On Sunday August 7th 2016 Delta airlines suffered an IT outage. Earlier in the summer SouthWest airlines suffered similar.
Delta cancelled at least 740 flights by Monday (I am sure there will be more) and Southwest cancelled 2,300 flights. (Reference link , BBC link)
My calculation, at the bottom of the post, suggests that this cost DELTA at least 60 Million USD in lost capacity – not counting the damage to the brand and additional costs associated with handling customer enquiries.
IT and the business are inseparable in the 4th industrial revolution. For many years there have been moves to outsource IT, drive down its cost and to make it standard and commoditised. For utility IT this made sense. It was a cost of doing business. It was a necessary qualifier attribute but conveyed no competitive advantage. If your copy of Microsoft Word was slightly faster than mine, it was unlikely that you’d capture more business or be able to charge more.
The outsourcing movement was used to drive this process, often awarding contracts to low-cost service centres in Eastern Europe or India.
In my view cloud based services – such as Microsoft 365 and Salesforce.com will become the norm for utility IT services and remove most of this responsibility from the IT department which will, as a consequence, go the way of the typing pool. In 25 years new entrants to the workforce will scratch their heads wondering what the point of the IT department was.
The world is, however, changing and changing rapidly. IT is becoming embedded into the core operational process of business. And executives that don’t understand IT will not succeed for long. Any company that perpetuates the phrase “IT and the Business” or any IT department that talks of “The Business” as if it were something separate from the IT function will go the way of the dinosaurs.
I don’t know if Delta outsourced its IT, or what the cause of the issue was. But it is clear that the situation was mismanaged before the outage (Reliability and resilience: no hot-backup, or hot disaster recovery ). This calls into question either the competence of those charged with planning operations or the business decision to not invest in technology and systems. Either way this is a failure of management to grasp the importance of IT in the primary operations of the business. Just because you don’t understand it doesn’t make it simple, or mean the problem can be ignored. Airlines are pretty good at maintaining aircraft, there are international standards for how it should be done and inspection audits making sure it is. Perhaps we need something similar for IT?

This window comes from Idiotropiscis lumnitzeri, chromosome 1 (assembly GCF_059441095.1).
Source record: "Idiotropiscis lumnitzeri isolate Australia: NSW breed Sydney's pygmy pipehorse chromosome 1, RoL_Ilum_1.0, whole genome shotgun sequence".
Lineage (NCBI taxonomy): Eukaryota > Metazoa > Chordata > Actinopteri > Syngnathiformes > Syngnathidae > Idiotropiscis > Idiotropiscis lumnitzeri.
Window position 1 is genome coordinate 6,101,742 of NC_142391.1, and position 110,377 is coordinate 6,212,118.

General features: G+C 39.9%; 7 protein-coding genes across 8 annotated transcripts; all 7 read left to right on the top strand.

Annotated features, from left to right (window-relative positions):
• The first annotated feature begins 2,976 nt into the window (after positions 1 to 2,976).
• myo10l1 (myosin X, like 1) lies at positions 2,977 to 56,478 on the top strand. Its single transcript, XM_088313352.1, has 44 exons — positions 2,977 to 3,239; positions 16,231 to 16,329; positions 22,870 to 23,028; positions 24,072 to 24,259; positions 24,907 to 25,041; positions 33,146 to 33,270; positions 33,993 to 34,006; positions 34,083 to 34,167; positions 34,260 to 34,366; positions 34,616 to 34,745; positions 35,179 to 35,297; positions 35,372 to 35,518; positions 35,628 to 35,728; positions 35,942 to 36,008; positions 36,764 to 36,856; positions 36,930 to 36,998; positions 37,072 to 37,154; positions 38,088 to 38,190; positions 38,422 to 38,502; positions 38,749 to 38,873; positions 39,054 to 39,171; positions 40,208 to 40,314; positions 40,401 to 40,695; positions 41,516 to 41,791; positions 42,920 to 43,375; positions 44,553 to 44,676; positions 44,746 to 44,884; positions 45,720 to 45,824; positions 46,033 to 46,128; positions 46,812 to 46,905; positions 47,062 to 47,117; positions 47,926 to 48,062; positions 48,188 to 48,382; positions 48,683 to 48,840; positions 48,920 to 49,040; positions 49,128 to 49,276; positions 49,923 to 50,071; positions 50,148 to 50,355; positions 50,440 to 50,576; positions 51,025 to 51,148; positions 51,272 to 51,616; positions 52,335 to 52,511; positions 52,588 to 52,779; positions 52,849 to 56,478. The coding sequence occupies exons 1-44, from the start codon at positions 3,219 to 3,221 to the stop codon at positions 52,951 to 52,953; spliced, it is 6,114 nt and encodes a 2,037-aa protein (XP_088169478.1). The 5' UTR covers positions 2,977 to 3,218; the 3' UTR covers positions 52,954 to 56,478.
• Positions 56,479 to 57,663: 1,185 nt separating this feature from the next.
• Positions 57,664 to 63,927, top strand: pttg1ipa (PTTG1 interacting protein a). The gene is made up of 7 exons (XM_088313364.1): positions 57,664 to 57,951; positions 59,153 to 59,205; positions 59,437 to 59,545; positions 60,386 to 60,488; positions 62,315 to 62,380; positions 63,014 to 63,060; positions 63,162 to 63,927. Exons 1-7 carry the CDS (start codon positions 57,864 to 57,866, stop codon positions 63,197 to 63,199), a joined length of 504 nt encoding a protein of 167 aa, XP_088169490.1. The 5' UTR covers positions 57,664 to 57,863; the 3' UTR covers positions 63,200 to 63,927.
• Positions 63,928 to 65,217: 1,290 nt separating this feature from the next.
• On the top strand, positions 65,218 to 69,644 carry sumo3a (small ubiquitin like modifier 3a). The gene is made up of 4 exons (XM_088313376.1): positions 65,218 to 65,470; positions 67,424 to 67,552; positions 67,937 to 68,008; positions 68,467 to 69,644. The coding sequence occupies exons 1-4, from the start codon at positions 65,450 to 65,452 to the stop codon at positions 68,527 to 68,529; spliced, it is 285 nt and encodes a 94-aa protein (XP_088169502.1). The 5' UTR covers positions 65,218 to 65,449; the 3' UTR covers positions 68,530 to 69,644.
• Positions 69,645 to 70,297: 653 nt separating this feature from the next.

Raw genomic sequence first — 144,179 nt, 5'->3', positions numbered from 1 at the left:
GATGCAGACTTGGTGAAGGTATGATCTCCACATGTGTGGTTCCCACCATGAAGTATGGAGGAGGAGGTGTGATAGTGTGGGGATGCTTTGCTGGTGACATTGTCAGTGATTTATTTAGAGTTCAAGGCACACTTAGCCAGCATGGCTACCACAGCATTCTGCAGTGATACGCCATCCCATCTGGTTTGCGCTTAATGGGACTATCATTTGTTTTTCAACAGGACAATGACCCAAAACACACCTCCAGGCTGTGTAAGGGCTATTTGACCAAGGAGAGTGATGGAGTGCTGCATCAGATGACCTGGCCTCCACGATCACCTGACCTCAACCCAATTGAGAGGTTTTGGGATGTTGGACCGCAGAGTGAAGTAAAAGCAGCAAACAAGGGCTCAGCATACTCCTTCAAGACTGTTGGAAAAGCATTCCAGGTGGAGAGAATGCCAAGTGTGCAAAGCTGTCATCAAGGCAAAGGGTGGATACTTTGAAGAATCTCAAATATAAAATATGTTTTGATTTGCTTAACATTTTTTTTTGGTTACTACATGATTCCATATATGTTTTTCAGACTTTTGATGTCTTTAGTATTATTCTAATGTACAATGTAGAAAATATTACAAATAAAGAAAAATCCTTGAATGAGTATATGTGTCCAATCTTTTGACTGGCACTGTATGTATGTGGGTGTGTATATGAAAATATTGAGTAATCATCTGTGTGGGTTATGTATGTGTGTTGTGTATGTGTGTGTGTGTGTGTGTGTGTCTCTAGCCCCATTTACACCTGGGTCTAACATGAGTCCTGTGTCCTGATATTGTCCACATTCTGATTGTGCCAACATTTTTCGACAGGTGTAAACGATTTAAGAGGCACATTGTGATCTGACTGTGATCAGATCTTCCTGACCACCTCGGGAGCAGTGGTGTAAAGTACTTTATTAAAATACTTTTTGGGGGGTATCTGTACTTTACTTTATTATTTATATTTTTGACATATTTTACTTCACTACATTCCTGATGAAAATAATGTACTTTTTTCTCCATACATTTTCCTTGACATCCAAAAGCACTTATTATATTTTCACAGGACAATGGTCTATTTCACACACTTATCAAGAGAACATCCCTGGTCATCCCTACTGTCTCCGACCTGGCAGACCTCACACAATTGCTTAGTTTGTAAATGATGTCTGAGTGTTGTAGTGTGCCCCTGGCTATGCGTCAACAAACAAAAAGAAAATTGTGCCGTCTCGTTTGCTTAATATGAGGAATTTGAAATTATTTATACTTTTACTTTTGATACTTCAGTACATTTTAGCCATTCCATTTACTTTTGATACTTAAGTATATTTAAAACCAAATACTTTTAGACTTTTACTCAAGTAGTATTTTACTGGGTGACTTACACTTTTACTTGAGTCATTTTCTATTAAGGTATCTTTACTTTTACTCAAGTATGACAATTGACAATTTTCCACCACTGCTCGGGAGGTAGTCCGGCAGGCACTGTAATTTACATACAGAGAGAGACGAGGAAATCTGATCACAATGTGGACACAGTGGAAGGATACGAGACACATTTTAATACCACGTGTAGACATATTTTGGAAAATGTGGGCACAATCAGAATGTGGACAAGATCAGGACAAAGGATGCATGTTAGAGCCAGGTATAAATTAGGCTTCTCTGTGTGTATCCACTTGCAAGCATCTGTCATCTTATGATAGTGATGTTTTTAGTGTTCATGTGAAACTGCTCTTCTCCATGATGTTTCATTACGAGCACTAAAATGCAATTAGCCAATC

On this occasion it was a risk management failure where the loss of IT functionality impacted availability and utilisation of assets. My guess would be though that there are many areas where IT could be applied to the primary business to drive increases in efficiency and reliability. If management is unable to understand the business case or appoint competent management for IT resilience it is unlikely that they are exploring these more nuanced applications of IT.
The airline industry is not alone.
Put this into business context
In 2015 Delta operated an average of 5,400 flights per day, so about 15% of flights were grounded on Monday. Assuming that these planes were now in the wrong position some of them would have to reposition empty (let’s say 50%). Passengers rebooked who were scheduled to fly on a grounded flight (and Delta allowed all passengers to rebook any flight scheduled for Monday). Let’s say 30% of all Monday’s passengers (those on grounded flights and a similar number who took the precaution) took the place of fare paying passengers on later days.
Then we have a utilisation impact on aircraft of:
15% of one day capacity for cancellations
7.5% of one day capacity for repositioning
30% of one day capacity for rebooking.
52.5% of one-day’s capacity utilisation (in the height of busy season) was lost due to a systems outage.
Assuming 350 flying days this is then 0.525/350 = 0.15% capacity hit for this outage.
Last year’s revenue for Delta was 40Bln USD.
My “back of the envelope” calculation suggests that this systems outage cost DELTA $60Million USD in lost utilisation.
The brand has been impaired so future passenger numbers are likely to be lower than they would have been (at least for a while, especially as they could not even take bookings on Monday). Add to this the additional cost of media relations and customer complaint handling and we’re looking at a $100m problem.
Oh and if you are a European Union passenger you are entitled to 600 Euro’s in compensation too.
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2 thoughts on “Where’s the Delta?”
Story picked up by the Economist too:
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